Among the chief reasons I photograph the landscape is to escape, at least briefly, the chaos of the built environment—the cars, power lines, signs, dumpsters, traffic lights and other elements that surround us daily. And yet, the landscape can be equally chaotic.
The beaches on Big Talbot Island are covered in what looks like driftwood, but are actually live oaks, pines, palms and other trees that have fallen onto the beach as a result of erosion. On Blackrock Beach, there are also fascinating geologic formations that look like rocks and lava, but are instead compressed sand and leaf litter. They are sturdy enough to walk on, but will crumble in your hands when compressed. This beach is so different from others in Florida and along the southern Atlantic Coast that when you reach the drop off to the beach, which requires a bit of scrambling, all you can do is stop in your tracks and gasp.
Blackrock Beach is eerily stunning. It is also surprisingly difficult to photograph. There is something everywhere. And these “somethings”—enormous uprooted trees, in particular—are enormous. Even though I have photographed this beach many times, I still struggle to capture its true spirit. Part of that, I realize, is my desire to shoot simple images in serene settings. This beach is anything but simple and serene. But I’ve taken others to this beach and they always ask: How do you take photographs in such a chaotic environment?
The answer, of course, is: “It depends.” Do you want to capture the chaos or find quiet spots amidst the chaos? Are you shooting from a documentary perspective or an artistic one? As the photographer, what do you want to say about the island with your images? What do you want to remember or share with others?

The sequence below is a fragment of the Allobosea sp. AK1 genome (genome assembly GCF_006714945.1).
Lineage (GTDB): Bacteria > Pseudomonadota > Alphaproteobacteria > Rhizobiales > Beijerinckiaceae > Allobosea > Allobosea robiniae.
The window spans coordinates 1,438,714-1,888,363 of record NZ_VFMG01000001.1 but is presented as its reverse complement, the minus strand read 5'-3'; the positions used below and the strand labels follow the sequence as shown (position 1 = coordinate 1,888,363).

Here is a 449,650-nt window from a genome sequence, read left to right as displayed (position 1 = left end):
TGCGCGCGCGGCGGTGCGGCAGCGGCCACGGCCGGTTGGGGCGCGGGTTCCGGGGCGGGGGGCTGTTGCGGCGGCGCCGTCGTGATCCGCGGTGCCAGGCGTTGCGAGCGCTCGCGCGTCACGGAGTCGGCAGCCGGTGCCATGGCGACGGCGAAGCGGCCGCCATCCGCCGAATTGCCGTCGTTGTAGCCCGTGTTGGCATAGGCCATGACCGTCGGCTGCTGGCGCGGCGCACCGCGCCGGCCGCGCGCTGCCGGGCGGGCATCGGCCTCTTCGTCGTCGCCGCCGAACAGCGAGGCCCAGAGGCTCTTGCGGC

I’m still working on solutions to that question, but here are some approaches that have helped me work my way through Blackrock Beach and other chaotic environments—dense forests, eclectic gardens or, yes, even the built environment.
- Start by sitting and observing for a while. Let your eyes and mind adjust to the chaos. Decide on what compels you most and start there.
- Move in close and focus on the details such as patterns in the sand or sun-bleached trees, formations in the “rocks,” or the snails living in damp pockets on the fallen trees.
- Where you have a little more breathing room, capture vignettes—a small cluster of boulders, water swirling around a fallen tree, or the relationship between a few tree branches.
- Seek out uncluttered backgrounds—shooting down toward the sand, out toward the sea, or up toward the sky.
- Or get right in the thick of it all and shoot the madness—compressing the elements in the image with a telephoto lens.
- Find a distant view point (such as a point that extends out farther than most of the beach) and shoot a broad shot with a wide-angle lens, giving the composition ample breathing room.
- If you have the luxury of returning to a challenging site, try doing so on a lightly overcast or foggy day, or when the site is in shade. This reduces the contrast, eliminates harsh shadows and, in the case of fog, may eliminate distracting backgrounds altogether.
- When you return to a site, not only will the light and environmental conditions have changed, but your mood and mindset will have changed as well. This also gives you time to review your work, think about potential solutions to specific challenges, and then try it again. In time, you will find your own way of seeing and capturing a place.
And finally, sometimes we simply have to admit that there are limitations to photography. As Bruce Barnbaum says in The Art of Photography: An Approach to Personal Expression, “It is not always possible to distill so much sensory input into a two-dimensional picture with great effectiveness.”
But, of course, we will keep trying.